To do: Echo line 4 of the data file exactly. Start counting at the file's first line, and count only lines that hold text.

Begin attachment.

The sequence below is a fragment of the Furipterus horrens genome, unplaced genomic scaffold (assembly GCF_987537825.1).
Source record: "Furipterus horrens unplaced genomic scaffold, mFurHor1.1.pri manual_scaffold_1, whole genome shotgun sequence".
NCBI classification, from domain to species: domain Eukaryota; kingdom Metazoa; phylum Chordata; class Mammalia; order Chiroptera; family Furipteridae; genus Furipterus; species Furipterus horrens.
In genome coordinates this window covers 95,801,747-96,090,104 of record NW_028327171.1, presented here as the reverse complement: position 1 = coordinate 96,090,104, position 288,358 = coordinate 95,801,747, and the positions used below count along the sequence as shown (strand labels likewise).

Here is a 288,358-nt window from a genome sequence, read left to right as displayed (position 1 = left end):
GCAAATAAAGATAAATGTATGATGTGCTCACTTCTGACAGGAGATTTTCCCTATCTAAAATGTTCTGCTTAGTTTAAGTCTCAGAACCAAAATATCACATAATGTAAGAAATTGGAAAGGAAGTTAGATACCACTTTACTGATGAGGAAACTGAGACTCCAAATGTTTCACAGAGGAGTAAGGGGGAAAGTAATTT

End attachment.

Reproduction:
In genome coordinates this window covers 95,801,747-96,090,104 of record NW_028327171.1, presented here as the reverse complement: position 1 = coordinate 96,090,104, position 288,358 = coordinate 95,801,747, and the positions used below count along the sequence as shown (strand labels likewise).